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Israelis Pull Out of Central Bethlehem

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Israelis pull out of central Bethlehem

Israel said troops would stay out for the festive period

Israel has withdrawn its troops to the outskirts of Bethlehem - the traditional birthplace of Jesus Christ - as Christians prepared to mark Christmas in the West Bank town.

The army said it pulled back to enable prayer services to go ahead, but the town's Palestinian mayor said celebrations would be muted.

Hours after soldiers redeployed, Latin Patriarch Michel Sabbah - the highest-ranking Roman Catholic clergyman in the Holy Land - was welcomed to the Church of the Nativity by hundreds of people, some waving pictures of Palestinian leader Yasser Arafat.

Israel has banned Mr Arafat from attending Christmas services in the town for the second consecutive year, accusing him of failing to prevent attacks against Israelis.

Israel said Christians with security permits who live in Palestinian-ruled areas of the West Bank would be allowed into Bethlehem, as well as foreign tourists and pilgrims.

Israeli troops took over Bethlehem last month after a suicide bomber from the town blew up a bus in Jerusalem, killing 11 people.

Gloomy mood

Israeli army spokesman Amos Gilad told army radio that troops would stay out of the central square but would remain in the town itself, French news agency AFP reported.

Soldiers were out of sight as Christian leaders arrived

"You will not be able to see a besieged city on television, because we will do everything we can for religious celebrations to take place as planned," General Gilad was quoted as saying.

No soldiers were seen near the Church of the Nativity or in surrounding neighbourhoods, news agencies reported, while troops kept a low profile at entry points into the town.

There was a sombre mood in the town itself, with far fewer people arriving to mark the festive occasion than in previous years.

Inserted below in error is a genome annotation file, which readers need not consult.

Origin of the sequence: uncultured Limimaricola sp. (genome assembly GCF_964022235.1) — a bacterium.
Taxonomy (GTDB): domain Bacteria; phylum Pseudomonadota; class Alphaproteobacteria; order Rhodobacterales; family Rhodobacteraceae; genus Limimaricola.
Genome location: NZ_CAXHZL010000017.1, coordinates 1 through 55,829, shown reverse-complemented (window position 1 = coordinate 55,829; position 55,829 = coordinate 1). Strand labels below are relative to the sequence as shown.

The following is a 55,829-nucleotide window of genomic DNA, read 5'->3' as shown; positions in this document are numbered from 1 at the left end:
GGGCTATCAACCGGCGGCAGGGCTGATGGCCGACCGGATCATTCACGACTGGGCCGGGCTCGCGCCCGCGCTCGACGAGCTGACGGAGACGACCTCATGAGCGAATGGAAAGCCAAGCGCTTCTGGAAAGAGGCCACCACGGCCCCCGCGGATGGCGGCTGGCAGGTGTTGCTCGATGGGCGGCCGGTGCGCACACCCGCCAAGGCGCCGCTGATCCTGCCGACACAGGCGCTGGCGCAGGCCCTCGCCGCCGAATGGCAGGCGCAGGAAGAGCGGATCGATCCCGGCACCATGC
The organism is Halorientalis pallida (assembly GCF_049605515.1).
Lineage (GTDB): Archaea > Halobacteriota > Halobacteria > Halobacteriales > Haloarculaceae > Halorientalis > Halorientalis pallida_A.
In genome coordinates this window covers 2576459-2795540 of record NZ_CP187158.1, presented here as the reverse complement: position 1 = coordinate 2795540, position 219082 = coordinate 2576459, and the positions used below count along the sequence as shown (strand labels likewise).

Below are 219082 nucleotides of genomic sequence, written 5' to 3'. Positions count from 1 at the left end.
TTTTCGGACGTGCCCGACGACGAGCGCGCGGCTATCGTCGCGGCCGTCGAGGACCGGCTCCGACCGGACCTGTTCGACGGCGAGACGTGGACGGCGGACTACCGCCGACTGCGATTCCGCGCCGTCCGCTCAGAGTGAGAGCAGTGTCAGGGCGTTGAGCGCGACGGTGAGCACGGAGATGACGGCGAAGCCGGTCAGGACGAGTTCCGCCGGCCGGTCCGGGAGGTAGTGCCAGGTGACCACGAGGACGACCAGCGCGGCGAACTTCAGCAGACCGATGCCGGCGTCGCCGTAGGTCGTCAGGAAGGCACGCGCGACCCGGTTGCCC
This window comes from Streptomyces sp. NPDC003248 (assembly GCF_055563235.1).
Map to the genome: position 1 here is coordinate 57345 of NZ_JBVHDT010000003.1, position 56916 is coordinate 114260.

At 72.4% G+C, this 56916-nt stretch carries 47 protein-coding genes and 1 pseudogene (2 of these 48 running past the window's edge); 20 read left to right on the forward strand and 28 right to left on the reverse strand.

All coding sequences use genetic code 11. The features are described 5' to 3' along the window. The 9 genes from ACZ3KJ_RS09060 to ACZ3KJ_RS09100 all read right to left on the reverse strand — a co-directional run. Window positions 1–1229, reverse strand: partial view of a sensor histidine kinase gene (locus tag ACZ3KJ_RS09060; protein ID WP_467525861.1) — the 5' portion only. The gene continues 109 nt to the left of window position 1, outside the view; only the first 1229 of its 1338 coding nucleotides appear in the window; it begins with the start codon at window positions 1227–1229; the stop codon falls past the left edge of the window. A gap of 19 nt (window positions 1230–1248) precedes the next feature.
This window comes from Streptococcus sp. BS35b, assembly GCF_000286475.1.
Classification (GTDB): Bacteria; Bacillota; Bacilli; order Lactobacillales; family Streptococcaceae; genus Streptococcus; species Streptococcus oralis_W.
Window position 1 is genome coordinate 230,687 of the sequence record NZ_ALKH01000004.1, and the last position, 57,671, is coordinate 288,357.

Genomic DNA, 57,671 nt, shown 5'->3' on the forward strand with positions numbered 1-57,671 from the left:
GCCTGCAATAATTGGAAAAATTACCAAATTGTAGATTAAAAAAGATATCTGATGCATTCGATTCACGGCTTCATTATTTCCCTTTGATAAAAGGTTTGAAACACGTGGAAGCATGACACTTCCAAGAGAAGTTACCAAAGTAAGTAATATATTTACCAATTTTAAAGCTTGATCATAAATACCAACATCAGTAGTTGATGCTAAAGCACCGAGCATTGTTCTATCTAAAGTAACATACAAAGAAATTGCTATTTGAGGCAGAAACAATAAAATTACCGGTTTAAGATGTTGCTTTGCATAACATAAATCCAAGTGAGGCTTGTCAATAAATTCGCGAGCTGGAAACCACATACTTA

"Bethlehem is a sad city," said Mayor Hanna Nasser.

"It's the first time in the city's history that the Christmas tree is not lit," he said.

Transport plans

The Israeli Government said it would organise buses to take Christians from the West Bank, the Gaza Strip, and Israel to Christmas services.

Bethlehem's history

315-333: Emperor Constantine builds Church of the Nativity

1099-1187: Christian Crusaders control Bethlehem

1571-1922: Ottoman Empire rules region

1922-1948: British mandate

1948-1967: Ruled by Jordan

1967-1995: Under Israeli control

Dec. 1995: Palestinian Authority takes control of West Bank

2001-2002: Israelis move in and out of Bethlehem

"Anyone who wants to go to Bethlehem will have a seat," said government spokesman Ranaan Gissin.

He added that security checks would be carried out on those wishing to travel.

"One cannot ignore that this is not an ordinary Christmas, this is Christmas under fire," he said.

The army lifted a curfew in Bethlehem on Sunday and said it would not re-impose it unless there was an alert.

Arafat anger

Mr Arafat said the situation for Palestinians at Christmas was intolerable.

"Is it fair that the whole world celebrates Christmas in freedom while our people in Palestine and Bethlehem are banned from celebrating Christmas?" he asked.

The Palestinian leader - a Muslim who married into a prominent Palestinian Christian family - attended Christmas celebrations in Bethlehem every year since 1995 until Israel banned him from leaving Ramallah in 2001.

Christians account for about 5% of more than three million Palestinians living in the West Bank and Gaza Strip - most of whom are Muslim.

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